First-principles design of a single-atom–alloy propane dehydrogenation catalyst

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Science  25 Jun 2021:
Vol. 372, Issue 6549, pp. 1444-1447
DOI: 10.1126/science.abg8389

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Rhodium atoms for alkane dehydrogenation

Nanoparticles of rhodium dispersed on metal oxides are generally poor catalysts for alkane dehydrogenation because the reactants bind too strongly to the metal. Hannagan et al. performed first-principle calculations indicating that single rhodium atoms in a copper surface should be stable and selective for conversion of propane to propene and hydrogen. Model studies of single rhodium atoms embedded in a copper (111) surface revealed a very high selectivity to propene and high resistance to the formation of surface carbon that would deactivate the catalyst.

Science, abg8389, this issue p. 1444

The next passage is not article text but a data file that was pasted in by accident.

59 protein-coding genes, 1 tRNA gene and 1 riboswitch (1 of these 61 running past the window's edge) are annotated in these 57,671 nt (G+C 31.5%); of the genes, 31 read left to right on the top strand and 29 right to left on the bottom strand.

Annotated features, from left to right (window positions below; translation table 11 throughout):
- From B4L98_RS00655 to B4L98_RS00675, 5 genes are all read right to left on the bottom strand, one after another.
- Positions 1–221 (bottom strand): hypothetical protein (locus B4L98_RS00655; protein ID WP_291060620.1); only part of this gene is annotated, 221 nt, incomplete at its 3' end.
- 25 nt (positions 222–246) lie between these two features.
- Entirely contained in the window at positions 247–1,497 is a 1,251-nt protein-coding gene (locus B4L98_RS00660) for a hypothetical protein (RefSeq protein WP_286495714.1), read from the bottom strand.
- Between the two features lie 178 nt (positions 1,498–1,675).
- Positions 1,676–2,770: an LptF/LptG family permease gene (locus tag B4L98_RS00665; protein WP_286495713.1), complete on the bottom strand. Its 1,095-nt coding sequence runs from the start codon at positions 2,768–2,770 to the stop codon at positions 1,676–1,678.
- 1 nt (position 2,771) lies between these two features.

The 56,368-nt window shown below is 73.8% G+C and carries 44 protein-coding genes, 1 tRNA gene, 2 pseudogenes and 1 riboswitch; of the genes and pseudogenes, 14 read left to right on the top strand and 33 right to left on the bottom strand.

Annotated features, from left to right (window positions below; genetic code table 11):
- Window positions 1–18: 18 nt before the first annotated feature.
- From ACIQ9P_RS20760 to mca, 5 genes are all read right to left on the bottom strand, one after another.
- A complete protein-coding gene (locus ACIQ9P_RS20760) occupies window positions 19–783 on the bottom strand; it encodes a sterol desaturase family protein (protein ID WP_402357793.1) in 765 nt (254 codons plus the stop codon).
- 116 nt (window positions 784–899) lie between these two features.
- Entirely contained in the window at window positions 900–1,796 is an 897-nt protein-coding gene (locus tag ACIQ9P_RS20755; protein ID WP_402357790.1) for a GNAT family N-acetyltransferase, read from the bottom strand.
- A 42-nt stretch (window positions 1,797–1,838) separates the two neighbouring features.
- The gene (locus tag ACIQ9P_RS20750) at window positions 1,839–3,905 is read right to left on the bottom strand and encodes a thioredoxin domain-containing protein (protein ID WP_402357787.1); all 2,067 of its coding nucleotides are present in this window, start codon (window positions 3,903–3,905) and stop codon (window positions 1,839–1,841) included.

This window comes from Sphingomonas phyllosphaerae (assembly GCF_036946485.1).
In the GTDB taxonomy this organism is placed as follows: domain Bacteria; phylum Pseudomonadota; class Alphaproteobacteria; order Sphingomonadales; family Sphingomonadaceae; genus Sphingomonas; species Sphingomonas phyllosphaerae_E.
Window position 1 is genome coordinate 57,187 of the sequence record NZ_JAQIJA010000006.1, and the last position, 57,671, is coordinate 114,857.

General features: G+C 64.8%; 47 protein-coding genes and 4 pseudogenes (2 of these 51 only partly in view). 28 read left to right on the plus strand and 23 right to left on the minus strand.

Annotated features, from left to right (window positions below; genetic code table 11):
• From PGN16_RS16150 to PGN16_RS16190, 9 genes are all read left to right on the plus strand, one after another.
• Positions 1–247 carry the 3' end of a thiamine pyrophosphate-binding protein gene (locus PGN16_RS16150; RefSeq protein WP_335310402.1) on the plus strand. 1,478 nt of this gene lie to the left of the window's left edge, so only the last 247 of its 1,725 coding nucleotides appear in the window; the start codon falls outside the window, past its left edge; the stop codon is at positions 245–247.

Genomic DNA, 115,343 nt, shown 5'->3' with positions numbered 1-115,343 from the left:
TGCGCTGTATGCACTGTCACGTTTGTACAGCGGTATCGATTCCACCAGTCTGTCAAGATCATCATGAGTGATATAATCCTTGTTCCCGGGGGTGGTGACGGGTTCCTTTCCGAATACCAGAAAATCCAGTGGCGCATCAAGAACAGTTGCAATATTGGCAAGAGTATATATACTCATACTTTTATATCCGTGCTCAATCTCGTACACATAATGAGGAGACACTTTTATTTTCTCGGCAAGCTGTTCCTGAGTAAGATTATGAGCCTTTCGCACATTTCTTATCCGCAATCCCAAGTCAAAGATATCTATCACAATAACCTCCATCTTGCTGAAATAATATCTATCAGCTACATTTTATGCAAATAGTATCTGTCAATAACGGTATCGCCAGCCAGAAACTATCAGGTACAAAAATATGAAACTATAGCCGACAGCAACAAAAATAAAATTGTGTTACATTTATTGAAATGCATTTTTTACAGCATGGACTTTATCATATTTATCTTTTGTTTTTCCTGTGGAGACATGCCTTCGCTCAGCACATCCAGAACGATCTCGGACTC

The complexity of heterogeneous catalysts means that a priori design of new catalytic materials is difficult, but the well-defined nature of single-atom–alloy catalysts has made it feasible to perform unambiguous theoretical modeling and precise surface science experiments. Herein we report the theory-led discovery of a rhodium-copper (RhCu) single-atom–alloy catalyst for propane dehydrogenation to propene. Although Rh is not generally considered for alkane dehydrogenation, first-principles calculations revealed that Rh atoms disperse in Cu and exhibit low carbon-hydrogen bond activation barriers. Surface science experiments confirmed these predictions, and together these results informed the design of a highly active, selective, and coke-resistant RhCu nanoparticle catalyst that enables low-temperature nonoxidative propane dehydrogenation.

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